Recently, some friends asked if I would provide a keynote address at an organization’s 10-year anniversary. It’s an incredible privilege to receive invitations like this; they offer opportunities for deeper relationships, collaboration, and (hopefully) encouragement. I take these invitations seriously.
In preparation for this event, I thoroughly researched the organization and carefully prepared my remarks. Knowing that this was a major organizational milestone, I wanted to ensure that my comments helped advance the organization’s mission.
The talk went well—or so I thought. As I sat down after the talk, the fleeting glow of a job well done was replaced by horror as I realized that throughout my remarks, I had referred to the organization by the WRONG NAME! It wasn’t that I’d simply fumbled it once or twice—the organization’s name had two words, and I’d consistently switched their order throughout my talk.
In the world of special events, there are few things worse than an external speaker who gets the name of your organization wrong. And to my great embarrassment, that’s precisely what I’d done. Beyond embarrassment, I felt like I’d let the organization down.
How do we respond when we make mistakes?
Unfortunately, I seem to have experienced my fair share of leadership blunders, and know that mistakes can have a dramatic impact on your future effectiveness. They can sideline you. It’s easy to spend so much time obsessing over your failures that you are rendered helpless to accomplish anything else.
If you feel like you’ve failed, you’re in good company here. Welcome! Here’s my simple process for not allowing it to defeat you:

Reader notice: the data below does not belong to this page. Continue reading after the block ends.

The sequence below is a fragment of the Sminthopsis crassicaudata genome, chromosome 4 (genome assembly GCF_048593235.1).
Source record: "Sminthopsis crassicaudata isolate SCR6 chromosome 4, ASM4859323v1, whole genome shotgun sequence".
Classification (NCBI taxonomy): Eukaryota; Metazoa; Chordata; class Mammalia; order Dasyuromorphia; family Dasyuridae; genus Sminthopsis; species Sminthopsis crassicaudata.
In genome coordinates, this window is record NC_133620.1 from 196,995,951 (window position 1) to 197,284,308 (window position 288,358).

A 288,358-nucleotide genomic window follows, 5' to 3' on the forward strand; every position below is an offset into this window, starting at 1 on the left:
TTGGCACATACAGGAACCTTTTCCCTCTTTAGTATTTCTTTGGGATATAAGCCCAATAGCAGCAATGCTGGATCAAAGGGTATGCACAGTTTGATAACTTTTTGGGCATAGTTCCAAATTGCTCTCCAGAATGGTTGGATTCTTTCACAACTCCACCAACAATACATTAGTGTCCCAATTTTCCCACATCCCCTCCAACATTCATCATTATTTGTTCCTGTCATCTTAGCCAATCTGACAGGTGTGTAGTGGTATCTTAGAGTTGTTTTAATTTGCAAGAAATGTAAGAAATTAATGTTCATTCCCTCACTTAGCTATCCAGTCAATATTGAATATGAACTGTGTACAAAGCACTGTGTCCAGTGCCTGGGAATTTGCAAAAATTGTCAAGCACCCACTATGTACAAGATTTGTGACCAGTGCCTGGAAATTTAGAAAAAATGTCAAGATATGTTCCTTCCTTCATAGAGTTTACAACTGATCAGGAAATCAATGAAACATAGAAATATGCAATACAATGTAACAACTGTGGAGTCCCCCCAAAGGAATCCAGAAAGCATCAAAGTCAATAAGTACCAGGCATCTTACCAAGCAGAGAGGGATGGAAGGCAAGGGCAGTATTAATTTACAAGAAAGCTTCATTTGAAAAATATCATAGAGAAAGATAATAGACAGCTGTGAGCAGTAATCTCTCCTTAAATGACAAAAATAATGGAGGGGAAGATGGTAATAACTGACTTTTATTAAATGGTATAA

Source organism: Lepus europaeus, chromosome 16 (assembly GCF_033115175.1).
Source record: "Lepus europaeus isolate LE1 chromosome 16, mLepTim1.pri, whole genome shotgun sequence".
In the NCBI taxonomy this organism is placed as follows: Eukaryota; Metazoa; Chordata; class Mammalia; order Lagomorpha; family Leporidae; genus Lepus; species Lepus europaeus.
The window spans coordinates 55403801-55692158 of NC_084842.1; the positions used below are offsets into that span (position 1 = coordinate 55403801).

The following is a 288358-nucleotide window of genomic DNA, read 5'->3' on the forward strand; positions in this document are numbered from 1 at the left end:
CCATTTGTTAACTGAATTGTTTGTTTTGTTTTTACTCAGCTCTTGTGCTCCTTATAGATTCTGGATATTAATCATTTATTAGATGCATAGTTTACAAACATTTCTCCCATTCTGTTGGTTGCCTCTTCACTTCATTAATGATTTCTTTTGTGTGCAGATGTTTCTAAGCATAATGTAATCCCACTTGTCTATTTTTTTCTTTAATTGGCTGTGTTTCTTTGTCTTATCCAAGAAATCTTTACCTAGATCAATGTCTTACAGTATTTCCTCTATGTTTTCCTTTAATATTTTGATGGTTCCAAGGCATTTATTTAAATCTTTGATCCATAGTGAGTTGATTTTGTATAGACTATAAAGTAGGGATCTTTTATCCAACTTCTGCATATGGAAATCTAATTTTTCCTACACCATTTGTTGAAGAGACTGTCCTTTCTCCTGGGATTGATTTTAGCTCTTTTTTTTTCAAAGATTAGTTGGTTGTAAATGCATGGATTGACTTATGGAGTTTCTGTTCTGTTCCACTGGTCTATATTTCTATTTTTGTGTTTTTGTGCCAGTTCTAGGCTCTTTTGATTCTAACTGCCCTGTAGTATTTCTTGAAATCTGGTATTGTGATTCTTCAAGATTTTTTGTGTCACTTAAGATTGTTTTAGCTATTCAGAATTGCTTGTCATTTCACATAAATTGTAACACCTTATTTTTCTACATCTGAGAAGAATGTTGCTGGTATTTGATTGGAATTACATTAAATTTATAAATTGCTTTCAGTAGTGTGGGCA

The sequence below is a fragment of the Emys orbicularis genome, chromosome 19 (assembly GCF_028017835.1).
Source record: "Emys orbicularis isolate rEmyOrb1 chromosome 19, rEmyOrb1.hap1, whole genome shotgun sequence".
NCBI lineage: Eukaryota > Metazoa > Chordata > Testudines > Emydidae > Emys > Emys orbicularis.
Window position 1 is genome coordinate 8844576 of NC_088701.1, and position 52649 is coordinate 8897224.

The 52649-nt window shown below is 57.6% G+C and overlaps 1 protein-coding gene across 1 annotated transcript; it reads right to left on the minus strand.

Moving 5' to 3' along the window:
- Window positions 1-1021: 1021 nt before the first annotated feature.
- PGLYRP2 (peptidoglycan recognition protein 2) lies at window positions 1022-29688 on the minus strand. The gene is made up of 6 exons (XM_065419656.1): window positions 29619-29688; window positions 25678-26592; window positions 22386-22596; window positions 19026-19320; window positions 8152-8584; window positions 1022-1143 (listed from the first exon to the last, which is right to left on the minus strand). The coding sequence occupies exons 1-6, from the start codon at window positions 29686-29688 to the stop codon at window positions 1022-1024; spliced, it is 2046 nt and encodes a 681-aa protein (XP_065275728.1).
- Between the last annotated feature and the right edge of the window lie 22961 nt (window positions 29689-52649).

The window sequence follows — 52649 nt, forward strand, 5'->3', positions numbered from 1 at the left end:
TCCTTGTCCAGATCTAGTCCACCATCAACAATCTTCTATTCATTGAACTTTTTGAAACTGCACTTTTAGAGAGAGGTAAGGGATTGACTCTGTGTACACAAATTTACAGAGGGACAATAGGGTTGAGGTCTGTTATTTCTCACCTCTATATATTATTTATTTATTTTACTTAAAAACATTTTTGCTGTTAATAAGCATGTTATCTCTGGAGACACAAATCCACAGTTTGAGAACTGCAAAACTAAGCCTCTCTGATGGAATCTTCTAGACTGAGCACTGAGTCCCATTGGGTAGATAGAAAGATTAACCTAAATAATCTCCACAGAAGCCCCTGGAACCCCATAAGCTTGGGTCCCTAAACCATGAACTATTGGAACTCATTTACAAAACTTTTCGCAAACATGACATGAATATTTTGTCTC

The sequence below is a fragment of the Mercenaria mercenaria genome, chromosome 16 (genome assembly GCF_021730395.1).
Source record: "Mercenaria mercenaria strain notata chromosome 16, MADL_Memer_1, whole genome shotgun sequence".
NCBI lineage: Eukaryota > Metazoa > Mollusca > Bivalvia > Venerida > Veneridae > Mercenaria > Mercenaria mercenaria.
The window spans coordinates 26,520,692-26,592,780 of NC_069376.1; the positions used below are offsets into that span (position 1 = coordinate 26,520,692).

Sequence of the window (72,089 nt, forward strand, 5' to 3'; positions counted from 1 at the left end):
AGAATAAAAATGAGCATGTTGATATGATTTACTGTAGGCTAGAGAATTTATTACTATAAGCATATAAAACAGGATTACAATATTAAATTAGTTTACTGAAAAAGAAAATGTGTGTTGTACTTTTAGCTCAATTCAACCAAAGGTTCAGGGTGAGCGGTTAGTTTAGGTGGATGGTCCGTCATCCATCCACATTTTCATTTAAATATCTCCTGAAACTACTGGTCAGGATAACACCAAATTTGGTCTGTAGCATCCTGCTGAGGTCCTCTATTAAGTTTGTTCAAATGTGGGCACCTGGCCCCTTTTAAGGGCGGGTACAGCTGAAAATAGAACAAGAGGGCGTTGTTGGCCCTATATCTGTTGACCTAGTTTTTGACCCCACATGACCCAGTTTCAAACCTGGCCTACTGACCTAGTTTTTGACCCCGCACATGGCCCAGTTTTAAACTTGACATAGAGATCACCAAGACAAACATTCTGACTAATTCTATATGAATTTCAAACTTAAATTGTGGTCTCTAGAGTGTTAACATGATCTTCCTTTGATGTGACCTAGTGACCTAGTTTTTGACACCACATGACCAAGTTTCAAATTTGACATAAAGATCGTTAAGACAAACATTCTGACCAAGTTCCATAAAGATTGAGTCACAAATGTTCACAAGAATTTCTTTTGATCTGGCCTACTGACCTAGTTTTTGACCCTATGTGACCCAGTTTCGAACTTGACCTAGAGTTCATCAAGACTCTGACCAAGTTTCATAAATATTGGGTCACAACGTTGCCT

1. Own it.
Don’t try to sugarcoat your mistake. Refuse to blame somebody else or pretend that it didn’t happen. Don’t run from what you’ve done or attempt to cover it up. Acknowledge your mistake, and own it as yours. Go directly to the person you’ve offended, and admit what you’ve done. Cover-ups never work, and pretending that it never happened simply isn’t honest. Running to escape it will keep you at its mercy. Instead, choose to be honest with yourself and others. You may find that it’s a far bigger deal in your own mind! In my instance, the CEO of the organization was deeply gracious when I apologized profusely and helped me see the bigger picture of the event beyond this blunder.
2. Learn from it.
What lessons can you glean from your experience with failure? Moments of weakness can and should be redeemed, bringing deeper wisdom, greater empathy, and better practices. Following my experience, I have made it standard practice to always print the name of the organization at the top of my remarks, just in case. If correct pronunciation is a concern, I write the words down phonetically and practice saying them ahead of time to ensure that I don’t misspeak in the moment. I sincerely hope that my error was the last time I will ever make a name mistake like that.
3. Get over it.
If you’ve owned your mistake and learned from it, it’s critical that you refuse to let it take you away from the good work that lies ahead of you. Instead of regretfully looking back, look hopefully forward. Welcome the next challenge that comes your way as a new opportunity to learn and grow.
And remember that getting over it doesn’t necessarily mean forgetting it. Use the memory of your experience to more quickly extend grace to others when they find themselves in a similar position. Moments of failure are never easy—but they’re an inevitable part of our shared human experience and serve as one more unifying thread that bonds us together. What a relief to know that we’re not alone in failure and that there is always, always hope on the other side of it!